Case Study: H5N1 Hemagglutinin (HA)

Influenza hemagglutinin is a homotrimeric glycoprotein responsible for initiating infection in human cells and is the target of neutralizing antibodies generated by influenza vaccines. It is a complex glycoprotein synthesized as a precursor then processed into HA1 and HA2 subunits and finally assembled as a heterotrimer anchored in the plasma membrane. Avian influenza H5N1 hemagluttinin is expressed on the cell surface of Tetrahymena (Figure 1) is readily purified from Tetrahymena membranes (Figure 2) and retains biological agglutination activity of red blood cells (Figure 3).

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Figure 1. HA expression in T. thermophila. Confocal images of T. thermohila expressing the H5 hemagglutinin of H5N1 avian influenza virus and stained with neutralizing mAb 5C5 which recognizes a conformation-dependent antigen on the virus protein (Panel A). Arrows show staining of cilia in overexposed images (Panel B).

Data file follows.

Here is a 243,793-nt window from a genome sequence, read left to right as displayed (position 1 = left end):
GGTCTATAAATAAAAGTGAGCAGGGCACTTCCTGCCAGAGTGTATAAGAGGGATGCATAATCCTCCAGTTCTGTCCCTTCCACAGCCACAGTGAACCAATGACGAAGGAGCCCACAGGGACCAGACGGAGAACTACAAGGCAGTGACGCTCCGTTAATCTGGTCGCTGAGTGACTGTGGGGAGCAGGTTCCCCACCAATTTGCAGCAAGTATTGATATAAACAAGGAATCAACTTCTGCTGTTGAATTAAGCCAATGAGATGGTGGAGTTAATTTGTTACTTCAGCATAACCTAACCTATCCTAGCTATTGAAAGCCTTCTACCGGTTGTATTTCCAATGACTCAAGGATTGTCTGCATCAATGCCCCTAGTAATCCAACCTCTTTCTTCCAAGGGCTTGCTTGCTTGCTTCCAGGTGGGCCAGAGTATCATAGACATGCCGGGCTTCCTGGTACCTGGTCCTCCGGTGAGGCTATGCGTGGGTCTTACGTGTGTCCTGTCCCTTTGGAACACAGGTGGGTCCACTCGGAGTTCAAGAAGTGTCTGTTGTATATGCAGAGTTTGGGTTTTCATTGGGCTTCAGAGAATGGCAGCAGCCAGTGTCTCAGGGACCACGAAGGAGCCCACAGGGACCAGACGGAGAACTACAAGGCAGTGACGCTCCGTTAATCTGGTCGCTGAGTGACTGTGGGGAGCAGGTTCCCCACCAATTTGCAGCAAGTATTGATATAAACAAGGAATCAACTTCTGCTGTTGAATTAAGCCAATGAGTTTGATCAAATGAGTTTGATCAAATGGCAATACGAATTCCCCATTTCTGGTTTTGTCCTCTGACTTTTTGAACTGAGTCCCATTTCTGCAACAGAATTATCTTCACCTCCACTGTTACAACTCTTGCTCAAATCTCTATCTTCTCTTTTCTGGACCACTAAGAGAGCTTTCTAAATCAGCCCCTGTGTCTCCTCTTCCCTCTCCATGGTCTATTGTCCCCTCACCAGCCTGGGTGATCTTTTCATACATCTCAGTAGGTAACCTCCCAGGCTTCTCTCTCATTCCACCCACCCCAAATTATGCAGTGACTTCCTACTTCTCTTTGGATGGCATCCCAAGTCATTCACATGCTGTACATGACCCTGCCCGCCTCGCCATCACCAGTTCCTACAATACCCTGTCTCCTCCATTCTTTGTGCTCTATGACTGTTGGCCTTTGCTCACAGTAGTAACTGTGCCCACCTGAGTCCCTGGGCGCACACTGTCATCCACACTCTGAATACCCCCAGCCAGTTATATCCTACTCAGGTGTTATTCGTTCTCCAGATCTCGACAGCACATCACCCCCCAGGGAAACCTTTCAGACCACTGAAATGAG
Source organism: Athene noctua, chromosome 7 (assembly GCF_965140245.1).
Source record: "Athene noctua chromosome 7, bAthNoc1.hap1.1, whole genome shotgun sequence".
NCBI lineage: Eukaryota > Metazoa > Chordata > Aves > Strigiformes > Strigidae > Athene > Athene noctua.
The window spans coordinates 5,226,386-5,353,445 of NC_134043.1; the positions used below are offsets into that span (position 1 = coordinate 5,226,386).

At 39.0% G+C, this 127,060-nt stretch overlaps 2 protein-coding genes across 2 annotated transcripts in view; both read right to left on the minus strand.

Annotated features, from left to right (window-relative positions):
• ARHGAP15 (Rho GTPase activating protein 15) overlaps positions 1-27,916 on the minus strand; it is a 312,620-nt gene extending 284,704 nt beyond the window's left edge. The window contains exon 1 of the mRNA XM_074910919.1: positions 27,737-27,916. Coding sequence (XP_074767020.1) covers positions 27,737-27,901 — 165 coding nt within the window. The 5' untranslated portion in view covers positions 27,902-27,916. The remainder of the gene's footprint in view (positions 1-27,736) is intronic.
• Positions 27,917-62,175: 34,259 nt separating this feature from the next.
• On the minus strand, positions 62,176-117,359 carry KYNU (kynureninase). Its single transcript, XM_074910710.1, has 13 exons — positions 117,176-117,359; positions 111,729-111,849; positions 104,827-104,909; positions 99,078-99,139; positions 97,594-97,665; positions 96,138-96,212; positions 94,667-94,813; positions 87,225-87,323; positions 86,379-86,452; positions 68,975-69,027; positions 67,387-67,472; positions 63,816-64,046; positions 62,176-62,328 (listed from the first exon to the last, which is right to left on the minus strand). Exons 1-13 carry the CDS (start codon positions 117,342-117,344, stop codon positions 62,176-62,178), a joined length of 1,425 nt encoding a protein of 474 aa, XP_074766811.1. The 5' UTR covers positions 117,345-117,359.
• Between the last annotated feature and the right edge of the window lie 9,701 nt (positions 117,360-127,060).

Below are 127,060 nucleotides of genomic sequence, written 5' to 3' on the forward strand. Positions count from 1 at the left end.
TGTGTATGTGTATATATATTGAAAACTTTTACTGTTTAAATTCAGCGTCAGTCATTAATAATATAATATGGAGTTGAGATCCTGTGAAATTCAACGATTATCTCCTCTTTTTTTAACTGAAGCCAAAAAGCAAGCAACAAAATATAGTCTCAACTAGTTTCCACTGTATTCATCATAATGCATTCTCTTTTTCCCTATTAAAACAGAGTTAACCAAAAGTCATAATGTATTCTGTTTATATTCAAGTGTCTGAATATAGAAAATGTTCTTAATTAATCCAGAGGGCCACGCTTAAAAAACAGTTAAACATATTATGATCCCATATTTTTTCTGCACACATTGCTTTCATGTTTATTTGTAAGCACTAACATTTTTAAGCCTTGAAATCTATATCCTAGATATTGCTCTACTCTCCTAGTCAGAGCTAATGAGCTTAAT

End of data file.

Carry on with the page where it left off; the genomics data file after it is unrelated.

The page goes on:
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Figure 2. Purified full-length H5N1-HA. H5N1 HA was extracted from Tetrahymena membranes, purified by ion exchange chromstogrsphy and resolved by SDS-PAGE. Approximately 125 ug purified HA was recovered from a 1L culture.
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Figure 3. H5N1 HA is functionally active. Purified H5N1 HA agglutinates red blood cells. Addition of a conformation-dependent anti-H5N1 HA antibody blocks agglutination of red blood cells.